Florence Griffith “Flo-Jo” Joyner


Florence Griffith “Flo-Jo” Joyner Famous memorial

Los Angeles, Los Angeles County, California, USA
Death 21 Sep 1998 (aged 38)
Mission Viejo, Orange County, California, USA
Burial Lake Forest, Orange County, California, USA
Plot Los Alisos, 34/4/4,
Memorial ID 6706 View Source

Olympic Games Gold Medalist Athlete. Born Delorez Florence Griffith the daughter of Florence and Robert Griffith, a teacher and an electrical technician receptively. At the age of seven, she won the Sugar Ray Robinson Youth Foundation running competition, at fourteen, she won the Jesse Owens National Youth Games competition. In 1980, she tried out for the Olympics, where she first met her future husband, triple jumper Al Joyner. She failed to make the team that year but in 1982, she won the 200-meter race at the National Collegiate Athletic Association championship, and the following year won the 400-meter event at the NCAA. It was during this period that her flamboyant persona emerged, appearing at meets sporting inches long painted fingernails and one-legged bodysuits. She received a degree in psychology in 1983 from UCLA. At the 1984 Olympic trials, she won a spot on the track team for the Los Angeles Games and won a silver medal in the 200-meter race. Disappointed, she reduced her training schedule and went to work as a bank clerk and as a beautician, sharing her signature look in nails and hairstyles. In 1986, she moved to Los Angeles to train again for the Olympics. At the 1987 World Games in Italy, she won the silver in the 200-meter race and the gold as a member of the 400-meter relay team. At the 1988 Olympic trials, she set a world record in the 100-meter sprint, 10.49 seconds, beating the old record by 0.27 second, an unprecedented achievement that remains unbeaten. At the Games in Seoul, Korea, she achieved remarkable performances and won three gold medals in the 100 meters, 200 meters, at 21.34 seconds, setting another standing record, and 4 × 100-meter relay, and a silver in the 4 × 400-meter relay. She never failed a drug test. Her success teamed with her flamboyance made her a media darling and she was dubbed 'Flo Jo' by the press. That year she also received the Sullivan Award as the nation's top amateur performer as well as being named the U.S. Olympic Committee's Sportswoman of the Year, Jesse Owens Outstanding Track and Field Athlete, Sports Personality of the Year by the Tass News Agency, UPI Sportswoman of the Year, Associated Press Sportswoman of the Year, and Track and Field Magazine's Athlete of the Year. She retired following the Games in Seoul and tried her hand at design, producing the uniforms of the Indiana Pacers of the National Basketball Association, developed a clothing line, and created nail products. In 1990, she suffered her first grand mal seizure which remained un-diagnosed; others followed in 1993 and 1994. She served as co-chair of the President's Council on Physical Fitness from 1993 to 1995, and established a foundation for underprivileged children. She was inducted into the Track and Field Hall of Fame in 1995. An attempt at a comeback in 1996 ended after an injury, and that year she suffered a seizure during a flight, and was hospitalized briefly. At age 38, she succumbed to asphyxia following a grand mal seizure, the result of a congenital abnormality known as cavernous angioma.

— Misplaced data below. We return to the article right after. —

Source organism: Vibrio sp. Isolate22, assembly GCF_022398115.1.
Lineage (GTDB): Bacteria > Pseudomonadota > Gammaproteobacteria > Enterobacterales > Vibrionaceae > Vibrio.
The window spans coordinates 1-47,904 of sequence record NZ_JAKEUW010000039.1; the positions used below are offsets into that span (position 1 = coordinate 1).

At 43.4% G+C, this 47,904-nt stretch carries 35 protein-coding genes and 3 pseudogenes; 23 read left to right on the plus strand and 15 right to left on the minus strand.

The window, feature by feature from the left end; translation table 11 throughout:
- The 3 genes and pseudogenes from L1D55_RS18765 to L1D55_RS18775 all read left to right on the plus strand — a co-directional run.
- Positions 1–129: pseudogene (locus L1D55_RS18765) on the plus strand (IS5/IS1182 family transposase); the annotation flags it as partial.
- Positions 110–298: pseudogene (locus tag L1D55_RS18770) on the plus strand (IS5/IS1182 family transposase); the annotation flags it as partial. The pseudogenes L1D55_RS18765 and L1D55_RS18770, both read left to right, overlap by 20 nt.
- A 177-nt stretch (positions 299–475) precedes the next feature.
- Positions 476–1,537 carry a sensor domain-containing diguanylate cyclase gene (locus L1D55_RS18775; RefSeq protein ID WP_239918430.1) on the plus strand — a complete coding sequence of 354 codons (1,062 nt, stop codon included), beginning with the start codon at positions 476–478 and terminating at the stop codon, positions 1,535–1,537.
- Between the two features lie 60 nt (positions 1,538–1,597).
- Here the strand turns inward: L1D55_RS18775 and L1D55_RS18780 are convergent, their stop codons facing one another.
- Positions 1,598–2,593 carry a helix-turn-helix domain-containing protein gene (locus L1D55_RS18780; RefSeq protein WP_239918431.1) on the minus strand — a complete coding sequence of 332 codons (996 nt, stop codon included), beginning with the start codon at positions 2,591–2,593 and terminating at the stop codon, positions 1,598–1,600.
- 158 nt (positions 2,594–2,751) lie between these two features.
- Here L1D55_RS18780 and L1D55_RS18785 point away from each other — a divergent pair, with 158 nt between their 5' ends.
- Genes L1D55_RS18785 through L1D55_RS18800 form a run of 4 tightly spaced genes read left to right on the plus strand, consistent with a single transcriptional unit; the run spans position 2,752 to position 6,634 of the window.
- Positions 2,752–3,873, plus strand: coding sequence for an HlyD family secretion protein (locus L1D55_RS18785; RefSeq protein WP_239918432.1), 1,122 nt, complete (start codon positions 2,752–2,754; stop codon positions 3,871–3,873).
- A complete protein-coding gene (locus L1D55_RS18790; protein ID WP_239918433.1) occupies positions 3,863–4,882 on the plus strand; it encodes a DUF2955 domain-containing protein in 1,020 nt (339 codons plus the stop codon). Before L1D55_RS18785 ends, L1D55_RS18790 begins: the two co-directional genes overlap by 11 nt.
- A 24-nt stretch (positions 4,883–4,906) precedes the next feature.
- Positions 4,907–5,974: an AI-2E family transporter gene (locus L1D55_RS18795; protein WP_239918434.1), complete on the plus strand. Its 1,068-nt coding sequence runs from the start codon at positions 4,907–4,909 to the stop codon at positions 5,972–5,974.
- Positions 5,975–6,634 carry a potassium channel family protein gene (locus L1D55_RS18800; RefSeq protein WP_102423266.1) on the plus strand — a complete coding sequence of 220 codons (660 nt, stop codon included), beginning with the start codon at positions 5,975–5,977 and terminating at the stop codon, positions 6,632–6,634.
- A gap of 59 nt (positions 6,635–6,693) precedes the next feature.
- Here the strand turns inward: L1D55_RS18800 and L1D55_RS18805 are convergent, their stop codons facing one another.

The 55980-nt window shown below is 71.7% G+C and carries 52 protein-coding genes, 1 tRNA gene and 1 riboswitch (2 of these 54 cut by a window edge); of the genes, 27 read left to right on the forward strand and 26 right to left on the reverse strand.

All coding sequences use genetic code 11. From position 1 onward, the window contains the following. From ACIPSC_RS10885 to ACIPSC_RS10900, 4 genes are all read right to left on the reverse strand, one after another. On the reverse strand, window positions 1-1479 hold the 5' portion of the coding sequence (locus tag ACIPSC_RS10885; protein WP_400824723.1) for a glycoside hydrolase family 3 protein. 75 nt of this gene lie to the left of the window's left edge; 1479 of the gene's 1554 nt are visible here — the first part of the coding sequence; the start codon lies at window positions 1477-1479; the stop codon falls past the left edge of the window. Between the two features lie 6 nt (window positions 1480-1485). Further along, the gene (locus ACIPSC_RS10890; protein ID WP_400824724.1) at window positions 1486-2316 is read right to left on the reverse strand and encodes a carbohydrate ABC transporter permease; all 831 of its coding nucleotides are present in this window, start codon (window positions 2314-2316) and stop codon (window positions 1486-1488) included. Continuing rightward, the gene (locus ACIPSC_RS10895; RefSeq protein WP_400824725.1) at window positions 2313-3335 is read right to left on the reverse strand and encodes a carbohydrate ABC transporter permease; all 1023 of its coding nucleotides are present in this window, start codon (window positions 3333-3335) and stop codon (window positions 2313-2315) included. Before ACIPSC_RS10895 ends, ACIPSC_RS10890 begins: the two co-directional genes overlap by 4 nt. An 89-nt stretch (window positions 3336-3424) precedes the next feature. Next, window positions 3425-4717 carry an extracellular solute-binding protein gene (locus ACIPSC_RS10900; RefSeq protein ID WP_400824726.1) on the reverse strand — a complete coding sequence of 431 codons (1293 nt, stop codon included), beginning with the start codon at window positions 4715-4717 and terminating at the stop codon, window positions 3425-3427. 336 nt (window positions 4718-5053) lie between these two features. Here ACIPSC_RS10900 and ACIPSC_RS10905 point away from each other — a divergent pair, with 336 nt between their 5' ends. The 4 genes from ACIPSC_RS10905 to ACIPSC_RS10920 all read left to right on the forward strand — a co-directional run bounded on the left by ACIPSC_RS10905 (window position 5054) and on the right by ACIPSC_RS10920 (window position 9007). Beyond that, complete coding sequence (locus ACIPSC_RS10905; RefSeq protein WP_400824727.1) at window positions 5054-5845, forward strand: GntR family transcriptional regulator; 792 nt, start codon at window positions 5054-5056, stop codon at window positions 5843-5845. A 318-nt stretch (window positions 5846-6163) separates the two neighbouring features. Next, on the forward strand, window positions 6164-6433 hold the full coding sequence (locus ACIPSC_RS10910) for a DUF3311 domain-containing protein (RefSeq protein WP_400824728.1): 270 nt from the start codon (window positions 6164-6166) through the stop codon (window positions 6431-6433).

Bio by: Iola


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  • Maintained by: Find a Grave
  • Added: 17 Oct 1999
  • Find a Grave Memorial ID: 6706
  • Find a Grave, database and images ( : accessed ), memorial page for Florence Griffith “Flo-Jo” Joyner (21 Dec 1959–21 Sep 1998), Find a Grave Memorial ID 6706, citing El Toro Memorial Park, Lake Forest, Orange County, California, USA ; Maintained by Find a Grave .